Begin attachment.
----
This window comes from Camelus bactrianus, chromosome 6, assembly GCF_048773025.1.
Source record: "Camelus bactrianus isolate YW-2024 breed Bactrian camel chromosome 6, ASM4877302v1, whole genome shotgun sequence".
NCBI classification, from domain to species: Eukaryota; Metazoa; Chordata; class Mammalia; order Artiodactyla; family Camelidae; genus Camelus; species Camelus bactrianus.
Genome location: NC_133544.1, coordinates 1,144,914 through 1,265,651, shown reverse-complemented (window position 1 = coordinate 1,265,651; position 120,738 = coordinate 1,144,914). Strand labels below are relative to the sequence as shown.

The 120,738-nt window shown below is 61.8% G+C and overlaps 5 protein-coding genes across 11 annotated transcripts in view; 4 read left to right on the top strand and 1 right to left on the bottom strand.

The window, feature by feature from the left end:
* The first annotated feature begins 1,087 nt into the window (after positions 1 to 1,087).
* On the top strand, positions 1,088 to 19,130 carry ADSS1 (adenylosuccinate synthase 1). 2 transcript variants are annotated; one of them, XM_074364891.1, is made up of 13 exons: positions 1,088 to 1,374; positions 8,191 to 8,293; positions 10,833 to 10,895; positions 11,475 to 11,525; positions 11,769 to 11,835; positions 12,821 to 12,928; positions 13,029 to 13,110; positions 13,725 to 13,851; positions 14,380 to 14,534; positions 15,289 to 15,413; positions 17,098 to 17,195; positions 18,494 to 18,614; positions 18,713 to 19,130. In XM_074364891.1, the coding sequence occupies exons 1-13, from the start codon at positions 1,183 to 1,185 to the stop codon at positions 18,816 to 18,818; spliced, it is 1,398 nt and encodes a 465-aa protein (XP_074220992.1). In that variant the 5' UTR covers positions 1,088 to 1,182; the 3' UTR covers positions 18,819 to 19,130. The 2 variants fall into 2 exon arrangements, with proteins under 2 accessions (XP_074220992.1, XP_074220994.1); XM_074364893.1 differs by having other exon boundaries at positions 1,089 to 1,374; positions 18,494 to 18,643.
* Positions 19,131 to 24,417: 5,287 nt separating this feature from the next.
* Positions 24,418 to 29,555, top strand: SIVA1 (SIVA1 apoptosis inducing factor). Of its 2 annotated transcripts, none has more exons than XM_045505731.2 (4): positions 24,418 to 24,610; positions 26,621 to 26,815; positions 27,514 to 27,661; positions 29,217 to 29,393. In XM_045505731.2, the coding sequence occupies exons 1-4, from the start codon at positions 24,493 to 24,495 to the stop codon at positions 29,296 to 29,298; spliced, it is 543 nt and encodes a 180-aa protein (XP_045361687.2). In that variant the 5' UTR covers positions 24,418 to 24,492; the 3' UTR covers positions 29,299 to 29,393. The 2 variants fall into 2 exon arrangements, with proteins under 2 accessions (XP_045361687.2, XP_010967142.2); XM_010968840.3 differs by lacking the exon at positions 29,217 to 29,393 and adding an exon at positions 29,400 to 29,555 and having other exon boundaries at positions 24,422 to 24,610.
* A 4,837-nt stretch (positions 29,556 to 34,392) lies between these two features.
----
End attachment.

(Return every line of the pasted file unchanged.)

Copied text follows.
This window comes from Camelus bactrianus, chromosome 6, assembly GCF_048773025.1.
Source record: "Camelus bactrianus isolate YW-2024 breed Bactrian camel chromosome 6, ASM4877302v1, whole genome shotgun sequence".
NCBI classification, from domain to species: Eukaryota; Metazoa; Chordata; class Mammalia; order Artiodactyla; family Camelidae; genus Camelus; species Camelus bactrianus.
Genome location: NC_133544.1, coordinates 1,144,914 through 1,265,651, shown reverse-complemented (window position 1 = coordinate 1,265,651; position 120,738 = coordinate 1,144,914). Strand labels below are relative to the sequence as shown.

The 120,738-nt window shown below is 61.8% G+C and overlaps 5 protein-coding genes across 11 annotated transcripts in view; 4 read left to right on the top strand and 1 right to left on the bottom strand.

The window, feature by feature from the left end:
* The first annotated feature begins 1,087 nt into the window (after positions 1 to 1,087).
* On the top strand, positions 1,088 to 19,130 carry ADSS1 (adenylosuccinate synthase 1). 2 transcript variants are annotated; one of them, XM_074364891.1, is made up of 13 exons: positions 1,088 to 1,374; positions 8,191 to 8,293; positions 10,833 to 10,895; positions 11,475 to 11,525; positions 11,769 to 11,835; positions 12,821 to 12,928; positions 13,029 to 13,110; positions 13,725 to 13,851; positions 14,380 to 14,534; positions 15,289 to 15,413; positions 17,098 to 17,195; positions 18,494 to 18,614; positions 18,713 to 19,130. In XM_074364891.1, the coding sequence occupies exons 1-13, from the start codon at positions 1,183 to 1,185 to the stop codon at positions 18,816 to 18,818; spliced, it is 1,398 nt and encodes a 465-aa protein (XP_074220992.1). In that variant the 5' UTR covers positions 1,088 to 1,182; the 3' UTR covers positions 18,819 to 19,130. The 2 variants fall into 2 exon arrangements, with proteins under 2 accessions (XP_074220992.1, XP_074220994.1); XM_074364893.1 differs by having other exon boundaries at positions 1,089 to 1,374; positions 18,494 to 18,643.
* Positions 19,131 to 24,417: 5,287 nt separating this feature from the next.
* Positions 24,418 to 29,555, top strand: SIVA1 (SIVA1 apoptosis inducing factor). Of its 2 annotated transcripts, none has more exons than XM_045505731.2 (4): positions 24,418 to 24,610; positions 26,621 to 26,815; positions 27,514 to 27,661; positions 29,217 to 29,393. In XM_045505731.2, the coding sequence occupies exons 1-4, from the start codon at positions 24,493 to 24,495 to the stop codon at positions 29,296 to 29,298; spliced, it is 543 nt and encodes a 180-aa protein (XP_045361687.2). In that variant the 5' UTR covers positions 24,418 to 24,492; the 3' UTR covers positions 29,299 to 29,393. The 2 variants fall into 2 exon arrangements, with proteins under 2 accessions (XP_045361687.2, XP_010967142.2); XM_010968840.3 differs by lacking the exon at positions 29,217 to 29,393 and adding an exon at positions 29,400 to 29,555 and having other exon boundaries at positions 24,422 to 24,610.
* A 4,837-nt stretch (positions 29,556 to 34,392) lies between these two features.